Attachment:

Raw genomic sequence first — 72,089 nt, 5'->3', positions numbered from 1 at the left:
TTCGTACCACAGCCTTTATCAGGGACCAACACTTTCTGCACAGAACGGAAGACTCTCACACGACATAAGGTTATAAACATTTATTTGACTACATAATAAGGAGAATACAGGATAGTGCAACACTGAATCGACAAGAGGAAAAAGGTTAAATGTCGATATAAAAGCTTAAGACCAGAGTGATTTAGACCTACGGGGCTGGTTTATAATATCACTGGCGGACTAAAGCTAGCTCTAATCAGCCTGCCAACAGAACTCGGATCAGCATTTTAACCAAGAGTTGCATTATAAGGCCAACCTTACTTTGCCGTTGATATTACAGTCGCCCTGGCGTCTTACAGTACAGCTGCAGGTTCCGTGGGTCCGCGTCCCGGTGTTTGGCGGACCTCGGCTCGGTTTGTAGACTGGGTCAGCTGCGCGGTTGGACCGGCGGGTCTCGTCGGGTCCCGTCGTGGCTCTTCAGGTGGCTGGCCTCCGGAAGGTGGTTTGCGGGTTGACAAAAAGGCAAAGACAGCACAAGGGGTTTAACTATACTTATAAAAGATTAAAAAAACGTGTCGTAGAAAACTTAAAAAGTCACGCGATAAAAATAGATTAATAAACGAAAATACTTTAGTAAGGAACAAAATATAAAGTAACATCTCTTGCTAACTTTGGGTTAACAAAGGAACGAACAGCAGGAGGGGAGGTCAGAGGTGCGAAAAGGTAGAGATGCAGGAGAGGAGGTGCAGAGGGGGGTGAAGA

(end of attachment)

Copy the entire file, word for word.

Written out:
Raw genomic sequence first — 72,089 nt, 5'->3', positions numbered from 1 at the left:
TTCGTACCACAGCCTTTATCAGGGACCAACACTTTCTGCACAGAACGGAAGACTCTCACACGACATAAGGTTATAAACATTTATTTGACTACATAATAAGGAGAATACAGGATAGTGCAACACTGAATCGACAAGAGGAAAAAGGTTAAATGTCGATATAAAAGCTTAAGACCAGAGTGATTTAGACCTACGGGGCTGGTTTATAATATCACTGGCGGACTAAAGCTAGCTCTAATCAGCCTGCCAACAGAACTCGGATCAGCATTTTAACCAAGAGTTGCATTATAAGGCCAACCTTACTTTGCCGTTGATATTACAGTCGCCCTGGCGTCTTACAGTACAGCTGCAGGTTCCGTGGGTCCGCGTCCCGGTGTTTGGCGGACCTCGGCTCGGTTTGTAGACTGGGTCAGCTGCGCGGTTGGACCGGCGGGTCTCGTCGGGTCCCGTCGTGGCTCTTCAGGTGGCTGGCCTCCGGAAGGTGGTTTGCGGGTTGACAAAAAGGCAAAGACAGCACAAGGGGTTTAACTATACTTATAAAAGATTAAAAAAACGTGTCGTAGAAAACTTAAAAAGTCACGCGATAAAAATAGATTAATAAACGAAAATACTTTAGTAAGGAACAAAATATAAAGTAACATCTCTTGCTAACTTTGGGTTAACAAAGGAACGAACAGCAGGAGGGGAGGTCAGAGGTGCGAAAAGGTAGAGATGCAGGAGAGGAGGTGCAGAGGGGGGTGAAGA